Joe Murray: Basically. Yeah, it was great. They had their company logo, they had their directory there, you know, that customers could just walk up and see that. It was great. And so, it was, it was crazy eye catching, you know, and this was a brand new building.

Derek DeWitt: And they were bezel-less, so…

Joe Murray: Absolutely, really looked very seamless.

Derek DeWitt: Very seamless. Wow, that’s really fantastic. So obviously that’s one reason to do it is to, is to make a statement of some sort.

Joe Murray: Absolutely.

Derek DeWitt: Why else would somebody use a video wall? Are there other reasons or is it, is it just bragging?

Joe Murray: I mean, if you’re some type of media production company or some type of high-tech company, you usually want to show off your own work. A lot of customers we’ve had will, you know, take some videos that they’ve made in-house, things like that, and just throw it up on a wall just to say, “Yeah, this is the type of content you can expect from us”, things like that.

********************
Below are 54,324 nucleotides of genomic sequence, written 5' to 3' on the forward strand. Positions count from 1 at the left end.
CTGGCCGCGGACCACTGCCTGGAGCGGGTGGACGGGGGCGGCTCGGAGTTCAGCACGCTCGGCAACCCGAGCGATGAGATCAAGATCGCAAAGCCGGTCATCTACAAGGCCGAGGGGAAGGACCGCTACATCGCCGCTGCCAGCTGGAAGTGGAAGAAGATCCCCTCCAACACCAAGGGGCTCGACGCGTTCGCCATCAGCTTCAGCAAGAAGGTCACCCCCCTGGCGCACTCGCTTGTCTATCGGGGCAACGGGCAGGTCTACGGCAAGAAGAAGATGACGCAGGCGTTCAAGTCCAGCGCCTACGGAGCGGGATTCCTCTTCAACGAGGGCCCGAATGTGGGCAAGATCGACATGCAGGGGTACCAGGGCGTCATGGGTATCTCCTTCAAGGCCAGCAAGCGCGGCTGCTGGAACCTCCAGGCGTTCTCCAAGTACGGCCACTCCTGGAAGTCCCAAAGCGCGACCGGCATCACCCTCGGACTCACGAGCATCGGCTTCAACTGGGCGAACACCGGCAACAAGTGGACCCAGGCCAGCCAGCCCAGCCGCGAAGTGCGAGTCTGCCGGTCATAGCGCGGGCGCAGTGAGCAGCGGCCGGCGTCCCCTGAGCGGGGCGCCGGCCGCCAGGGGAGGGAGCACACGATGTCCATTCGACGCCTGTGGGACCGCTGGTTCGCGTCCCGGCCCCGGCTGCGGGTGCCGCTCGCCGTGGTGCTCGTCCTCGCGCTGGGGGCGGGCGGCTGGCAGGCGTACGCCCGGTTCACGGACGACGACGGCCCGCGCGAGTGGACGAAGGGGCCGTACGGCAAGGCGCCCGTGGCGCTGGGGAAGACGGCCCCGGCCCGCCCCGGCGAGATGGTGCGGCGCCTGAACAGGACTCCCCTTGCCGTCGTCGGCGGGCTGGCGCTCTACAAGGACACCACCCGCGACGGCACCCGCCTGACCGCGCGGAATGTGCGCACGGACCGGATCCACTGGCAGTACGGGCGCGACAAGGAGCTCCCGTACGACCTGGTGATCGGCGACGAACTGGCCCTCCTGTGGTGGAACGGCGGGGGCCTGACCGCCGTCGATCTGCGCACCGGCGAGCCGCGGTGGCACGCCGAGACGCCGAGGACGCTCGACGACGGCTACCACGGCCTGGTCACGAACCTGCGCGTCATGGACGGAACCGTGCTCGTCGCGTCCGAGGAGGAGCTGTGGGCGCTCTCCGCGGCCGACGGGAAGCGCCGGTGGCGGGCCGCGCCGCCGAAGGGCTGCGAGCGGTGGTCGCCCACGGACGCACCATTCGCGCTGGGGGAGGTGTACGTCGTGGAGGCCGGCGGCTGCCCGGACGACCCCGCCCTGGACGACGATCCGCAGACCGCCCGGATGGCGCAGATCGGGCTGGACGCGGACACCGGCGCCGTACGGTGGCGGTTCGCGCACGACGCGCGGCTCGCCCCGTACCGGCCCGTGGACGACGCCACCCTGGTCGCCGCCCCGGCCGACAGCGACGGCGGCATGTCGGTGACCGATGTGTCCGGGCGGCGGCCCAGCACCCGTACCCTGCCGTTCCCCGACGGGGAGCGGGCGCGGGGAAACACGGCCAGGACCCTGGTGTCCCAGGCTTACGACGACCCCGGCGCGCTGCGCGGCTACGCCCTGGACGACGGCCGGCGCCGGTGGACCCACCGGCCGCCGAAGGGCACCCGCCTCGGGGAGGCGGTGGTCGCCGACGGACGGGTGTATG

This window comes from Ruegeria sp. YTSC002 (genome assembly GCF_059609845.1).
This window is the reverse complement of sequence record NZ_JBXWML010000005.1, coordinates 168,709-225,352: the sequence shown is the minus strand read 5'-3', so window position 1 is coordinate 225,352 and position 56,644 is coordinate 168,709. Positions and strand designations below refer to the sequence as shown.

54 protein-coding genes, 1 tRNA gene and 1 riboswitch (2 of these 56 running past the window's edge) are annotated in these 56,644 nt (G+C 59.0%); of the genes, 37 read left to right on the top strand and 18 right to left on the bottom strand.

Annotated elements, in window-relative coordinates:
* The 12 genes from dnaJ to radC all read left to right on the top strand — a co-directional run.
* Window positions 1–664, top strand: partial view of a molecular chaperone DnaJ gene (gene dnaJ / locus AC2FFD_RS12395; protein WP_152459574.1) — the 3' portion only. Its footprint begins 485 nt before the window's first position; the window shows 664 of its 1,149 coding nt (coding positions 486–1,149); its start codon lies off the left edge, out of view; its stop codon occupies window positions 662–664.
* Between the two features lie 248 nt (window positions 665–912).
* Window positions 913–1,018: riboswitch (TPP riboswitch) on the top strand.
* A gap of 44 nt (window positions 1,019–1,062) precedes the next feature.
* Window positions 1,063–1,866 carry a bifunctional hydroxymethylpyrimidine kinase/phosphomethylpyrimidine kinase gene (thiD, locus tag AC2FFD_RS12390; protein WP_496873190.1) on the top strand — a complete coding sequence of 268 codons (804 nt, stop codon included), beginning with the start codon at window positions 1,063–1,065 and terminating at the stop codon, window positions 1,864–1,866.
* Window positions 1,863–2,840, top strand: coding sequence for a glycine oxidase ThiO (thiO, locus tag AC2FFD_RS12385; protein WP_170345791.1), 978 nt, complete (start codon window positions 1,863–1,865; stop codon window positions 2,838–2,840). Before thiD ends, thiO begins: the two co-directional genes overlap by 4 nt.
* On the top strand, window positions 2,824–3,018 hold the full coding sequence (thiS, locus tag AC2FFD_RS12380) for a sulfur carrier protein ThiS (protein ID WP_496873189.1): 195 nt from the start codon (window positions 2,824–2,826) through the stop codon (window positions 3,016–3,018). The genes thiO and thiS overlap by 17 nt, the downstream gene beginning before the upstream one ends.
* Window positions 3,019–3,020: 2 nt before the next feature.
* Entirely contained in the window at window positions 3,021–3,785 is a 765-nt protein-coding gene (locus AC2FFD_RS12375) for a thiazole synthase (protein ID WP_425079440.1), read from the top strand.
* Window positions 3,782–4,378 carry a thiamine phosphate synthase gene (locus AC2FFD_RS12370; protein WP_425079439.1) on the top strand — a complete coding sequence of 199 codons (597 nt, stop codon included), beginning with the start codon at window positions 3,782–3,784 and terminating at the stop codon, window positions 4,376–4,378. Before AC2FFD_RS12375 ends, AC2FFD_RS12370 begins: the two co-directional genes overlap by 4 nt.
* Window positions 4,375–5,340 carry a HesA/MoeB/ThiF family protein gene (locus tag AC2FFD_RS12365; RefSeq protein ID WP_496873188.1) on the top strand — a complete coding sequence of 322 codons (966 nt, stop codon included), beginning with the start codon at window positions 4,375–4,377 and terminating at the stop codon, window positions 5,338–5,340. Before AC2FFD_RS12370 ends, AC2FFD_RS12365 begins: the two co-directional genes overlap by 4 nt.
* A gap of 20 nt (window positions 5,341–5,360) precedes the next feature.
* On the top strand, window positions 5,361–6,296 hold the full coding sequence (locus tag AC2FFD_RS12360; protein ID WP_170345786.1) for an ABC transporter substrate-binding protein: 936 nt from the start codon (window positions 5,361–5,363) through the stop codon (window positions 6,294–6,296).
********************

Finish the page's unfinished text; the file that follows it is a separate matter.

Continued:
So, I’d say generally it is a lot about statements. I haven’t seen too much of like touchscreen interactivity, although I have every once in a while. And so not a ton of wayfinding, just little unique cases here and there. I’ve found mainly it’s just a statement type of piece.

Derek DeWitt: Right. So, obviously what kind of stuff can you show on here? Obviously, like you said, we can show big, bold video. Sort of a “this is what our company does”.

Joe Murray: Right. So, we’ve actually, I’ve recently enhanced our video wall offerings across the board. And so, one thing that customers basically were demanding (and something that I totally understand that they wanted) was that they wanted one video to be able to play per output. So, our four-output player can play four videos simultaneously. Six-output can play six, eight-output can play eight.